In accordance with the invention a process is provided for producing three dimensional luggage shells by heating a glass fiber reinforced thermoplastic sheet containing 5% to 50% by weight glass fibers, and stamping the resultant sheet while still hot between matched male and female cold dies under superatmospheric pressure sufficient to cause the cross section to be reduced to a thickness less than the cross section of the original glass fiber reinforced thermoplastic sheet.
In a modification of the process, a backed vinyl sheet or other suitable covering which is compatible with the glass fiber reinforced thermoplastic sheet is applied either to one or both sides of the glass fiber reinforced thermoplastic sheet and simultaneously stamped with the glass fiber reinforced thermoplastic sheet to form a three dimensional luggage shell having the outside or inside, or both, covered with a vinyl covering or other suitable type of covering.
The process is preferably carried out by using as a starting material a glass fiber reinforced thermoplastic sheet containing 5% to 50% by weight glass fibers. A preferred sheet of this type as illustrated by the feed stock 1 in FIG. 1, is a polypropylene sheet which contains about 42% by weight glass fibers and is approximately 0.150 inch thick. This sheet is first heated very rapidly in an oven to a temperature of about 400° F. to give an expanded feed stock material 2 as shown in FIG. 2 which is fed into a stamping press as shown in FIGS. 3 and 4.
The stamping press contains matched metal male and female dies 3 and 4 which are water cooled. The press is closed and stops at the bottom of its stroke.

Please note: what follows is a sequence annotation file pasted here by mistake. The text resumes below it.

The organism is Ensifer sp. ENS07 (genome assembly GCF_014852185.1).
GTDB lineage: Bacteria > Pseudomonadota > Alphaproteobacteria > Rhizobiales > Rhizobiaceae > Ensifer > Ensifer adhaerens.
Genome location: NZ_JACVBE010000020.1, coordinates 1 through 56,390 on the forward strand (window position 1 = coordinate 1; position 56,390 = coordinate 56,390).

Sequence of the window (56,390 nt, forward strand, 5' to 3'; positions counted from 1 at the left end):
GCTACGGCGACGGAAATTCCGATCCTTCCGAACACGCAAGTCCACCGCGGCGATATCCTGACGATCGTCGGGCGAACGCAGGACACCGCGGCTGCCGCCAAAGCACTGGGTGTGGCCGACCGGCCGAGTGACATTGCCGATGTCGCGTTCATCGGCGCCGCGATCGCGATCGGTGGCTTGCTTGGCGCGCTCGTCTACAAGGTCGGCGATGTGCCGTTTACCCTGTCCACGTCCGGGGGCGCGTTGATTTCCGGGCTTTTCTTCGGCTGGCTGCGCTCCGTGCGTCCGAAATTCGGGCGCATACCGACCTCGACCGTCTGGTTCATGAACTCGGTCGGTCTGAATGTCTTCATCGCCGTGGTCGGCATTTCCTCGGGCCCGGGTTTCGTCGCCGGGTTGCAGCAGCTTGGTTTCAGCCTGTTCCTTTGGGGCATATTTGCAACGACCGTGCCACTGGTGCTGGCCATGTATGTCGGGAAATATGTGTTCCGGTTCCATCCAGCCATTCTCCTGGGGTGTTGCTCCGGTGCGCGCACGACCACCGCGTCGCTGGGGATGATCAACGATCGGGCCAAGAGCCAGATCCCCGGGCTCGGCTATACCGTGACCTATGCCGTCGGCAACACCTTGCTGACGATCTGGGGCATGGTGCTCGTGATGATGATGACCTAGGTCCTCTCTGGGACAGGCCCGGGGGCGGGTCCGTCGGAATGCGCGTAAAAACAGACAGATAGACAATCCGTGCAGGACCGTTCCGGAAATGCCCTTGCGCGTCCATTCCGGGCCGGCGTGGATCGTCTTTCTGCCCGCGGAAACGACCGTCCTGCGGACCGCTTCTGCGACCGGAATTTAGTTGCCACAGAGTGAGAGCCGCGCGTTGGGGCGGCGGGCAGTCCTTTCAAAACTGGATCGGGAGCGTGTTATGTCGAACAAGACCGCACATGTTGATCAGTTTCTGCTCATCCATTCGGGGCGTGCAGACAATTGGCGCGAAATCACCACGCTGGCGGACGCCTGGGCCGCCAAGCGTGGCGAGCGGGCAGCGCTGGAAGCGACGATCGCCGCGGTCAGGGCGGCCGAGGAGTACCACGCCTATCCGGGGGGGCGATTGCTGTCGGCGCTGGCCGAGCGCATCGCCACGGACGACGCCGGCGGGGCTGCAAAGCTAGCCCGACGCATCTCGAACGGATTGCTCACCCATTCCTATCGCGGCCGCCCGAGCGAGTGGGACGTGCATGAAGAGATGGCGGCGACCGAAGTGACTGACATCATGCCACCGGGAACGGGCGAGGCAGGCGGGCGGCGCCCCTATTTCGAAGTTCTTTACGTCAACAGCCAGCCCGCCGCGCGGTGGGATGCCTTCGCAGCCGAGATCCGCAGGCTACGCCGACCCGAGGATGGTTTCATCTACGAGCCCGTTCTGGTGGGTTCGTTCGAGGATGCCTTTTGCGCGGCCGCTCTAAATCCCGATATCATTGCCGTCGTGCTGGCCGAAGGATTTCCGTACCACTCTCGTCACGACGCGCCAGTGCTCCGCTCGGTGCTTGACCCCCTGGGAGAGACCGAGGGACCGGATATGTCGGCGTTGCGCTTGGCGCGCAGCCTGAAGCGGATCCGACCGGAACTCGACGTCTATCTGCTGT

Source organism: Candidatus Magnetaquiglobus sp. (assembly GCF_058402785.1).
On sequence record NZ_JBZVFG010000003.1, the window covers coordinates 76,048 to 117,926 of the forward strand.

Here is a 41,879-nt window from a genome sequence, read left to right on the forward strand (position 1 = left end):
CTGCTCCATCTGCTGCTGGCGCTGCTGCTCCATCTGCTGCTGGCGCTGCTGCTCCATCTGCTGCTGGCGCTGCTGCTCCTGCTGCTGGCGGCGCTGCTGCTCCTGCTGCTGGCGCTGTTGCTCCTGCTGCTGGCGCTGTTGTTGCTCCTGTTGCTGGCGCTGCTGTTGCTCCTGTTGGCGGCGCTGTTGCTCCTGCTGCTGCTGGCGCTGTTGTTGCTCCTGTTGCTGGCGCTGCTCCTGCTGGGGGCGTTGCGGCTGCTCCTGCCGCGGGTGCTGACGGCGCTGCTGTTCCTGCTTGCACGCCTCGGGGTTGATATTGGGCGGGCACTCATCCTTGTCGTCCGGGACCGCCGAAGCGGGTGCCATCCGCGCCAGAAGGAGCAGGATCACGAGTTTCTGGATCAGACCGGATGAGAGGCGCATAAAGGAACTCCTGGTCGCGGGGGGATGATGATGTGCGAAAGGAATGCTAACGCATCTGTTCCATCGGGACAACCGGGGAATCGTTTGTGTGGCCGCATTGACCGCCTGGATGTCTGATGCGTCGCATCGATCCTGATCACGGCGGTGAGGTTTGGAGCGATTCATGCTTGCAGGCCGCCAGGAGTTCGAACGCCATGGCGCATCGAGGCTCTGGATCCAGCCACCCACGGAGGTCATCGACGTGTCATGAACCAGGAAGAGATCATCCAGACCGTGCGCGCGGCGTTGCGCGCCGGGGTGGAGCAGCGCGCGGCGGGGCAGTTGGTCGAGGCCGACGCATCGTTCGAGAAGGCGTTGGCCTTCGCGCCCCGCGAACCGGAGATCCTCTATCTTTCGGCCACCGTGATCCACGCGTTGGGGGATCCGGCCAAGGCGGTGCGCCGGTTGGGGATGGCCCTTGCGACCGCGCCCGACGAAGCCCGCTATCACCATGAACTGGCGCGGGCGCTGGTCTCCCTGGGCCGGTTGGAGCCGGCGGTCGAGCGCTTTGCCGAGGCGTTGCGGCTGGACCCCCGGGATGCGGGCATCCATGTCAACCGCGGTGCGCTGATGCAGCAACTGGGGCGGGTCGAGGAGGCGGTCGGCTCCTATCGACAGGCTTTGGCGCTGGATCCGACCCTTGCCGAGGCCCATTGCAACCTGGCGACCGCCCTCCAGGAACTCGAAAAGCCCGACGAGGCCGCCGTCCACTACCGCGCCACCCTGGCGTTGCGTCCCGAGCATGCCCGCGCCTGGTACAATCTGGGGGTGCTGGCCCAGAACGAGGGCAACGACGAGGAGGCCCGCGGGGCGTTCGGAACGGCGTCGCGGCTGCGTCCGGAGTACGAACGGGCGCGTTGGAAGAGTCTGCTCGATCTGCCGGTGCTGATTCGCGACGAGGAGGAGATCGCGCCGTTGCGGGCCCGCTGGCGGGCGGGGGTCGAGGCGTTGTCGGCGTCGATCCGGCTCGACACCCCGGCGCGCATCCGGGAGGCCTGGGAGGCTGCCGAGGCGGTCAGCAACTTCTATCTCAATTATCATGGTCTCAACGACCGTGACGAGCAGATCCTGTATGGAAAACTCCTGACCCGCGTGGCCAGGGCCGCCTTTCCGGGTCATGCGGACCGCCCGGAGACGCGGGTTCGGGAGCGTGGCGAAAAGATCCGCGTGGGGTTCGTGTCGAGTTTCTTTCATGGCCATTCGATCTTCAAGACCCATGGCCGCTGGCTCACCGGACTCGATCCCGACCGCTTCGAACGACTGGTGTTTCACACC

When heated, the glass fiber reinforced polypropylene feed stock 1 expands to about twice its initial thickness. This expanded material 2 is placed in the female mold and is stamped rapidly so as to cause the material to flow and fill the mold. The actual stamping takes place in a fraction of a second with a total over-all cycle of 15 to 30 seconds. The dies are then separated and the molded shell 5, as shown in FIG. 5, which now has its cross section reduced to a thickness less than the cross section of the original glass fiber reinforced polypropylene feed stock 1, is removed from the dies. In a typical operation the initial glass fiber reinforced polypropylene feed stock 1 will have a thickness of about 0.08 inch to 0.15 inch and the finished product preferably has a thickness of around 0.04 to 0.06 inch.
If desired, a vinyl covering 6 with a fabric or non-woven backing can be placed in the female mold and simultaneously applied and bonded through the backing to the heated expanded glass fiber reinforced polypropylene feed stock 2 when the piece is formed by stamping it between male die 7 and female die 8 as shown in FIG. 7 to produce a covered shell 9 as shown in FIG. 8 A vinyl covering with a backing of woven fabric or non-woven fibers (e.g., cotton or other cellulose fibers or other fibers compatible with the thermoplastic polymer, is used because most thermoplastic resins (in the feed stock) will not bond directly to a vinyl (e.g., polyvinyl chloride) sheet. Instead of a vinyl covering other types of coverings can be applied in a similar way, for example, by using woven fabrics made from cotton, silk or other natural or synthetic fibers. The covering can also be applied in a similar manner to the inside of the molded shell. Alternatively, a covering can be applied to the molded shell after it has been removed from the dies. The portions 10 which extend beyond the edges of the covered shell are trimmed by cutting them in any suitable manner.